Wow, you really nailed that focus. Incredible how sharp that looks even at an insane crop. Look at the detail on the tree branches, the moss. My images start falling apart at more than a 100% crop on an 80d with the 50 1.8.
Suppose the EOSR 7D has an AF like the Sony A9. Their mid level A6400 has it now, too. Canon needs to up their game by speeding up the AF in their mirrorless to match or exceed the 7Dmk2 . If Canon dedicates themselves like they do the RF lenses, they would own the mirrorless sports world.An EOS R 7D2 equivalent makes no sense whatsoever.
An EOS R 80D replacement sounds like something that might work.
The spec we have seen is not something that 7D2 users would find acceptable. On the other hand, it could be that Canon thinks that Nikon needs help to shift more 500D cameras.
7D moves a lot of big whites. That is the primary reason why I have been shocked at how poorly the 7D fans have been treated.
This smells like they are going to take the new sensor for the 90D stick it in an R body and say it is the mirrorless replacement for the 7D. I would be fine with that. There is no specific RF-S mount needed and they really wouldn't have to build any APS-C sized lenses as people could adapt the existing EF-S lenses. That is what I do to shoot video on the R. This would give the APS-C base which is way bigger than FF a path forward rather than just giving them the finger which has been the plan so far.
I do wish they would change their crop from 1.6 to 1.5 with this move..
This. The solution that canon is bringing in 2019 could simply be a native 1.6x teleconverter for RF. Honestly, what would the downside be?It is certainly an interesting situation. The fact that the 7D II moves lenses suggests that that's what they want out of moving it to the R mount. Canon may need to get more people buying into that system as quick as possible to keep it moving. Canon has aggressively priced the R and RP, likely to get more mounts into the wild which need lenses. I wouldn't be surprised if both the R and RP were loss leaders considering the cost of comparable DSLR release prices in the Canon ecosystem.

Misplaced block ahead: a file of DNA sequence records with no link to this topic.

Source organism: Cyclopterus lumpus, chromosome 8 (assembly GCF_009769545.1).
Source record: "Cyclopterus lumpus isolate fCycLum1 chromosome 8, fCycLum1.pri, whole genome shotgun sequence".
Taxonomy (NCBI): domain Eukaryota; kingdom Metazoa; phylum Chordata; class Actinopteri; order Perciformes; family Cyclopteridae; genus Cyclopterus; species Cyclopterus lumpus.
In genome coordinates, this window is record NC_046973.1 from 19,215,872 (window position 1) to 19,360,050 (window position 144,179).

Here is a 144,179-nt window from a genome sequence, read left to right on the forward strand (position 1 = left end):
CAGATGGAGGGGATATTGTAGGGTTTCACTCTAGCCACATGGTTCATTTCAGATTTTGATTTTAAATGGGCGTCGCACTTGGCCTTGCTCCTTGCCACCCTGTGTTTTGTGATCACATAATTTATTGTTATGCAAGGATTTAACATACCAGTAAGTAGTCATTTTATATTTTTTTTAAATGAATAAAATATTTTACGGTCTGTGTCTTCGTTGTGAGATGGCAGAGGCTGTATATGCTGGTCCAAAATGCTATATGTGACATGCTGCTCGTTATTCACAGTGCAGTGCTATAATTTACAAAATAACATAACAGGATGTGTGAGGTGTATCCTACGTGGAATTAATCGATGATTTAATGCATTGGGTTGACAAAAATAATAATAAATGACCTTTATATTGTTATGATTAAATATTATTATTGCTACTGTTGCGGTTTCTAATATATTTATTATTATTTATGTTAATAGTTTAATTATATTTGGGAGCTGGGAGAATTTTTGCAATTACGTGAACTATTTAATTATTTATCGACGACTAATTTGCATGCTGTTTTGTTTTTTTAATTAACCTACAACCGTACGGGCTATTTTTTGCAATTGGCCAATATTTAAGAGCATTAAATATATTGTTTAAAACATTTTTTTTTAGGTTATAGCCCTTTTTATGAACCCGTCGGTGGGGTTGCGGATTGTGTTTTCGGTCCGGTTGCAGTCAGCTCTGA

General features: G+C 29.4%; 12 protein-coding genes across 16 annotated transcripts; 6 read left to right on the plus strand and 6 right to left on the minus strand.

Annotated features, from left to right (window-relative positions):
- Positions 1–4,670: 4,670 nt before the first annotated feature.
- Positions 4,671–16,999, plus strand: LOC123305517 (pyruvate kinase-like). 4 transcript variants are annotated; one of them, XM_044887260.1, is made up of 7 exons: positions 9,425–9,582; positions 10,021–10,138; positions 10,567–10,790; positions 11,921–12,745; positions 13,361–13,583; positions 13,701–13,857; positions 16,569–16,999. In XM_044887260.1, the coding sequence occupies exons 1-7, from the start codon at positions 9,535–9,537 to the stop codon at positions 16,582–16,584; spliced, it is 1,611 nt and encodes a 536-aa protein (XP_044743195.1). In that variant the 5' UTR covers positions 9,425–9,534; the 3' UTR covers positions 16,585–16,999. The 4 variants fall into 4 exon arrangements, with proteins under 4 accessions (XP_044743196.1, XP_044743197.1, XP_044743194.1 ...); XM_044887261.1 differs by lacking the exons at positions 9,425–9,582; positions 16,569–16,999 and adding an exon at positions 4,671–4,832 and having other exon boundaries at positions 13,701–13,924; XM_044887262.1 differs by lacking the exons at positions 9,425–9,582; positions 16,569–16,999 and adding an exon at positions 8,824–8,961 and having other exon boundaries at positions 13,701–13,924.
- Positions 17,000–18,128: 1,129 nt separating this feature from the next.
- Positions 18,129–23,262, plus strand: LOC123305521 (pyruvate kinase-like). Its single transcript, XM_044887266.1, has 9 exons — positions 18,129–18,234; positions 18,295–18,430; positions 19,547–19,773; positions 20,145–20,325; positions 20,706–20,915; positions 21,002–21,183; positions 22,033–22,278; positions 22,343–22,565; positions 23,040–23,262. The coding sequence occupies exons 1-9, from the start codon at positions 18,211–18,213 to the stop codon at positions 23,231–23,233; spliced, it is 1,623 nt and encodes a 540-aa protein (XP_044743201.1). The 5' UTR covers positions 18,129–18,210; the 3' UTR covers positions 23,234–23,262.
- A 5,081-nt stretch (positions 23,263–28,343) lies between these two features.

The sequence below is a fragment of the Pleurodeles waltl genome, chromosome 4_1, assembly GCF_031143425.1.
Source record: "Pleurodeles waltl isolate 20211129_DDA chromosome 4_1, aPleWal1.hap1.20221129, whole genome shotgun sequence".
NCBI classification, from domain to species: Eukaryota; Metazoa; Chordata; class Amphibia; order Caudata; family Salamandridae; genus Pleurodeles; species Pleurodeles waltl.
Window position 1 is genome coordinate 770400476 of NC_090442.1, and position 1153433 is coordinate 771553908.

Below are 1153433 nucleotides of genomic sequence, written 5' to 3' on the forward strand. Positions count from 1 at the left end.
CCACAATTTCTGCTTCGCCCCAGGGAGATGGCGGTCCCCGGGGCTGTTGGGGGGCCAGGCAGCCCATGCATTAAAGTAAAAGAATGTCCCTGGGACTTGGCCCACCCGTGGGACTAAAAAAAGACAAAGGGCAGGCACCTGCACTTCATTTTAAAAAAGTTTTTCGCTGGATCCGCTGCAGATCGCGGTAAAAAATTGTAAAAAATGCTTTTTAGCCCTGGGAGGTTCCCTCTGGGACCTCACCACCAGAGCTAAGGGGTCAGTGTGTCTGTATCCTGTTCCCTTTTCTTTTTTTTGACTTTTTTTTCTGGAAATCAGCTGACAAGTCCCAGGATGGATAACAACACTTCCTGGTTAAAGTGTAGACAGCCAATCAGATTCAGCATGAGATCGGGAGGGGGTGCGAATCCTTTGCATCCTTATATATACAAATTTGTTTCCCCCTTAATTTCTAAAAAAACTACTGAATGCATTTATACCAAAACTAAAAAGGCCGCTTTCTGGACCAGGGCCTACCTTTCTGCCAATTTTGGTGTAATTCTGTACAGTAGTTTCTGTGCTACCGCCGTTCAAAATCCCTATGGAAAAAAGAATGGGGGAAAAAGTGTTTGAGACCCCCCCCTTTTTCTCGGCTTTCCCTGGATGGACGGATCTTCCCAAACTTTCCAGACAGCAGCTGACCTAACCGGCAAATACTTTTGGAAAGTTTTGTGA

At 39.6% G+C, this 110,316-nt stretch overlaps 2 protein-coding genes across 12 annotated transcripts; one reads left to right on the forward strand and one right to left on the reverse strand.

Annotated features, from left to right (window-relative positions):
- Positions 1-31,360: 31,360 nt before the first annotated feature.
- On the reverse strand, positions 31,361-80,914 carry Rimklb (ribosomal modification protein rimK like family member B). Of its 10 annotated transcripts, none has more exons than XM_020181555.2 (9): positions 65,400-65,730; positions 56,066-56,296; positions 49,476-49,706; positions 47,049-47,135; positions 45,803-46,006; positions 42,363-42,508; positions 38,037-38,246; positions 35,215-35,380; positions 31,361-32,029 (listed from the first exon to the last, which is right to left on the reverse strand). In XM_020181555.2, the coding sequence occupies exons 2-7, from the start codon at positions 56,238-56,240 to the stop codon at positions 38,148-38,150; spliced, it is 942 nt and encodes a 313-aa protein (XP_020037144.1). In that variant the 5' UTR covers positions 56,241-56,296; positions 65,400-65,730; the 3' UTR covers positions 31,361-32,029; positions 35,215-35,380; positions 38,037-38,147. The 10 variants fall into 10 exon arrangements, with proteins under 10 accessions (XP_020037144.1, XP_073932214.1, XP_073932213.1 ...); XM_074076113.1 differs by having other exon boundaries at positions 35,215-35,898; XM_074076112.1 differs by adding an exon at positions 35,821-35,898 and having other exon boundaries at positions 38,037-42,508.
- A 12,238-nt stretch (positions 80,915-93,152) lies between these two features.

Here's an idea - if the spiritual successor to the 7DII was a full frame R camera with a (somewhat) lower resolution sensor, maybe they could release that alongside an EF mount adaptor with a built in teleconverter. The R can focus at f/11, so with a 2x version you could effectively turn the 100-400 into an autofocusing 200-800 on a full frame with improved light collection. Releasing a full frame camera with a somewhat lower resolution to allow a much faster burst rate combined with a EF adapter/teleconverter would could tick a lot of those boxes the 7D II was filling while giving better light collecting power, and provide a better vehicle to move those with interest in crop sensors to move up to full frame and start buying RF glass. Who knows what something like that would cost, but if the 90D is moving up market I would expect the 7D II successor to do the same. Crazy ideas, I know, but if Canon's objective is to get more people buying into RF glass then moving the camera which sells the most glass to the RF mount could be one way to do it!